Wednesday, 30 July 2008

The great nappy-change mystery

The Lago Maggiore tourist season is in full swing. On every Cannobio street corner, German or Dutch is being spoken. The bouncy castle wobbles with exuberant children. The lake is dotted with the flotsam and jetsam of pedaloes, canoes and novice water-skiers. Families take an evening stroll along the lungolago, and (only) when it's dark, board the Disneyland-style trenino for a quick ride around town, bells ringing, headlights flashing.

Having guests to entertain, we spill out of our mostly silent hilltop citadel to the Albergo-Ristorante-Pizzeria Giardino. The large restaurant is at this time of year crammed with families baying for pizza. Here, you will get one of the best pizzas in town, but without the lungolago view - it's situated on the main drag, and with all the windows open it can get a bit noisy. But the place is great for kids - and for parents. There's a clean baby-changing unit, high-chairs are available and the pizzaiolo is happy to serve half pizzas if you ask nicely.

I like this place for all these reasons. Also, because the Albergo-Ristorante-Pizzeria Giardino is the only place in Cannobio I've found with a baby-changing unit. For the last four years I've grappled with this problem. What do I do when AJ drops a bomb half-way through my shopping trip, or when B makes me a fragrant present while waiting for my hairdressing appointment? I've changed nappies on unisex-toilet floors (yuk), on park benches, on the back seat of the car, and in all seasons. I've done it on scanty bits of grass in car parks, and down on the lawn at the lido. Even the doctor's very smart surgery doesn't have a dedicated baby-changing area, and the overworked receptionist has on occasions been prevailed upon to do something makeshift with a consulting-room couch.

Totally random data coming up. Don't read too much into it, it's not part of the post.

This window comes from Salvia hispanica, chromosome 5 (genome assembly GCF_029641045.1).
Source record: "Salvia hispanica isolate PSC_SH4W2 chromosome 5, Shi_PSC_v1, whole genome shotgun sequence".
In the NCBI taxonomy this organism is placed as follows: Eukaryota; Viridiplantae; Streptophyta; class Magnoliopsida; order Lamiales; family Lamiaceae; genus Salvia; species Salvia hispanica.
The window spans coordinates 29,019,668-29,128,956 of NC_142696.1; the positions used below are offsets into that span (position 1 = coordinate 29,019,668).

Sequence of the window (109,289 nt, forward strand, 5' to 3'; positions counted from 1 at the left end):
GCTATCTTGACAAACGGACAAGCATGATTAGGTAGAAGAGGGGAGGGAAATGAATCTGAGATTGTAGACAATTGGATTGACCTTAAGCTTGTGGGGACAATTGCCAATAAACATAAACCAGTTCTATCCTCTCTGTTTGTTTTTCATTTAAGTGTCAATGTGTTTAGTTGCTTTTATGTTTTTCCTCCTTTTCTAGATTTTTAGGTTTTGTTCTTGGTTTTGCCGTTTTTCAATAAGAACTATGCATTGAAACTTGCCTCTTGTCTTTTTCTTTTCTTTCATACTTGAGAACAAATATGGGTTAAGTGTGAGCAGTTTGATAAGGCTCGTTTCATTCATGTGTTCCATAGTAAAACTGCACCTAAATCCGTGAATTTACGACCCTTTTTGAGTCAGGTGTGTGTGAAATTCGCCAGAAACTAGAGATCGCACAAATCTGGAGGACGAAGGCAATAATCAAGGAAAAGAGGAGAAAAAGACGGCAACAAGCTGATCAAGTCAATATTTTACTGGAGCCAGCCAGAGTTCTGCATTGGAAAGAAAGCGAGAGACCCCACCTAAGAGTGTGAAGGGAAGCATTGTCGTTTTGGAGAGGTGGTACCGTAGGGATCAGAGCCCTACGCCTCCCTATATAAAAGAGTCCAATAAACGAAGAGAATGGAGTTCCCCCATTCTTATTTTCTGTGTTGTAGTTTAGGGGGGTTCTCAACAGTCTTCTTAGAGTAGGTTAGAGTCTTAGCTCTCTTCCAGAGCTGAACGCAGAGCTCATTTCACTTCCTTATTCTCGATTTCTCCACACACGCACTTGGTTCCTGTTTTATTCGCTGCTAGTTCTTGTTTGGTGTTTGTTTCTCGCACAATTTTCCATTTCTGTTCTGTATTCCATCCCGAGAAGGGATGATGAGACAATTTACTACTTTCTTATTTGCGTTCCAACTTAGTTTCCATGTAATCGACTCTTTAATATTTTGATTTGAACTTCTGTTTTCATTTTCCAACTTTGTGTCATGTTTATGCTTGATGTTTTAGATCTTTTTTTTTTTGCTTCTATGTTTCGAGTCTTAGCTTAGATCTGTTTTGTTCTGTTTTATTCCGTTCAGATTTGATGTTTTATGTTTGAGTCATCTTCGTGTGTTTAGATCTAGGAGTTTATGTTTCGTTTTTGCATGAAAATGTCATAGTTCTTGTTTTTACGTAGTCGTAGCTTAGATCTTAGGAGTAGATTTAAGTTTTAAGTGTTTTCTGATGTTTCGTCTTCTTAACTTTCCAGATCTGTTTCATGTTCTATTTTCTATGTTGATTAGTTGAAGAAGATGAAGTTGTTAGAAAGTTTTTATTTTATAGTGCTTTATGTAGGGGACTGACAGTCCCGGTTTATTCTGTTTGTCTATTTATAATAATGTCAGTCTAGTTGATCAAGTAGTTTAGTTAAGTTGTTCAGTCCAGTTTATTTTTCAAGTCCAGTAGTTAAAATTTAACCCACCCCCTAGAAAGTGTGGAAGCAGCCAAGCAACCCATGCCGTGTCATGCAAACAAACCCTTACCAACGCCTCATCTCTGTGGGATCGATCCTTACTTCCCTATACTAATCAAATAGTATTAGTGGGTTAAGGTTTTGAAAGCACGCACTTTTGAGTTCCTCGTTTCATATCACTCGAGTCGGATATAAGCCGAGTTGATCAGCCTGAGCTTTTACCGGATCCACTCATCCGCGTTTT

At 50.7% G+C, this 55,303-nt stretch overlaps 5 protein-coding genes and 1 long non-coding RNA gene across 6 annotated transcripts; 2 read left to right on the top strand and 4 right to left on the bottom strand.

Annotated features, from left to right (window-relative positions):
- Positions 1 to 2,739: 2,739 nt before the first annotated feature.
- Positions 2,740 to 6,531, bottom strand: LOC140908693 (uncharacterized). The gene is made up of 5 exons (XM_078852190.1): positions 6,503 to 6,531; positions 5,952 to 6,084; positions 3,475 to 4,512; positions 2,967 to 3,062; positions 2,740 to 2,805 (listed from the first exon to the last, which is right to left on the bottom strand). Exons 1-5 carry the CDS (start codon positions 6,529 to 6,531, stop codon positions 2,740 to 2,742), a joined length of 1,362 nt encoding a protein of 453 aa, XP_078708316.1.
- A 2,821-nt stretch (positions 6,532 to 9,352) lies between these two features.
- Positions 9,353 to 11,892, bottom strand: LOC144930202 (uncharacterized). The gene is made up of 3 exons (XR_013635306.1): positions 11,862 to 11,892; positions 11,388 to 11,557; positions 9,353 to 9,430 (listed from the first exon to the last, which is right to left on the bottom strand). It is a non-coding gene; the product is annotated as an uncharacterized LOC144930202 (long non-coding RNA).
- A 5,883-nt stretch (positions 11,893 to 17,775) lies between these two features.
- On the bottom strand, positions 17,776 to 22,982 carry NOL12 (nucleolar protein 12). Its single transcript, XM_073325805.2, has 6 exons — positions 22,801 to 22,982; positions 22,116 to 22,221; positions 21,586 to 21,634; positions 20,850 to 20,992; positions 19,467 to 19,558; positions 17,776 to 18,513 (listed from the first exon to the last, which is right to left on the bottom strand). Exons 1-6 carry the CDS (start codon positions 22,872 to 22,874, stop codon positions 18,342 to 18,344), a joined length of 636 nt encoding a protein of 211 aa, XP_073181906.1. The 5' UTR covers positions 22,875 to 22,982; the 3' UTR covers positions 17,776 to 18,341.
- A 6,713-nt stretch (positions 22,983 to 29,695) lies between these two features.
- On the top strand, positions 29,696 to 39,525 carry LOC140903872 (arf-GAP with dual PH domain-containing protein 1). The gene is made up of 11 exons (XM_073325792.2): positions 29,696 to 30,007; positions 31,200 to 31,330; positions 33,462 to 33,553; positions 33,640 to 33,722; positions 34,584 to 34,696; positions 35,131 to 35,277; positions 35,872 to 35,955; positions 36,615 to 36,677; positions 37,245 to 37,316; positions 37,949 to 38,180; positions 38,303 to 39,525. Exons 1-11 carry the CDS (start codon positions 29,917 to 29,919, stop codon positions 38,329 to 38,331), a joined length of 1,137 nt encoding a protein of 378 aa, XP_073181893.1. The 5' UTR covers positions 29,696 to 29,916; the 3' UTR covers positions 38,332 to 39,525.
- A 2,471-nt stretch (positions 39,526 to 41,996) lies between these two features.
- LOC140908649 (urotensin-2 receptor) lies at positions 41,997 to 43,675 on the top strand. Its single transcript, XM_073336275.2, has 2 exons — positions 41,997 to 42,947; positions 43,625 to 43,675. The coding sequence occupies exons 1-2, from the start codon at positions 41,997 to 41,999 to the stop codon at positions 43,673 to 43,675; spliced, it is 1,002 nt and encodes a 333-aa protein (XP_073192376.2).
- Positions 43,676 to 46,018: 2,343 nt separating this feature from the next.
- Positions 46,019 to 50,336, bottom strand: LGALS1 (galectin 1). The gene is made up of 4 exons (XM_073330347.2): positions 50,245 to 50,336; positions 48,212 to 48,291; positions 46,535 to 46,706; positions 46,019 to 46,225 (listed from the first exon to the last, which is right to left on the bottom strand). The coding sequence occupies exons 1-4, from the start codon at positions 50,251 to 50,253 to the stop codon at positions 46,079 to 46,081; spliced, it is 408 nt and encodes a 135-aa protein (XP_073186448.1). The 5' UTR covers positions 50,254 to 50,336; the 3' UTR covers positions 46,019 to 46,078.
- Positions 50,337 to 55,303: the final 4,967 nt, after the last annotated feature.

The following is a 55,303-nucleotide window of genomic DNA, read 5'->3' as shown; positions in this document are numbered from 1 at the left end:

And yet, particularly at this time of year, there are babies everywhere you look.

Do they not do what my babies do? Do other mothers have some secret Super-Mama system for changing nappies hygienically and invisibly without need for facilities? Do they sprout wings and transport themselves and their babies back to their tents, apartments, hotel rooms for a speed-of-light wash and brush-up?

Strikes me there is a marketing opportunity here, Signor Assessore responsible for tourism.

How about a scheme to increase the family-friendly credentials of the various bars and restaurants around town? Those with the features families need (baby-changing unit, children's portions and high chairs) get a nice big colourful 'Family-Friendly' sticker for the window.

Some may even be encouraged to upgrade their facilities. And at the very least, the not-so-super Mamas will know at a glance where to go for pizza and a quick nappy-change...

2 comments:

Anonymous said...

Hi,
What a brilliant blog. I am sure that there must be money in the nappy changing facility even if its only drawing mums in to a particular establishment. Strange that the local shopkeepers dont see it as an opportunity.

Vanessa said...

What about a gold star for the best facilities each year?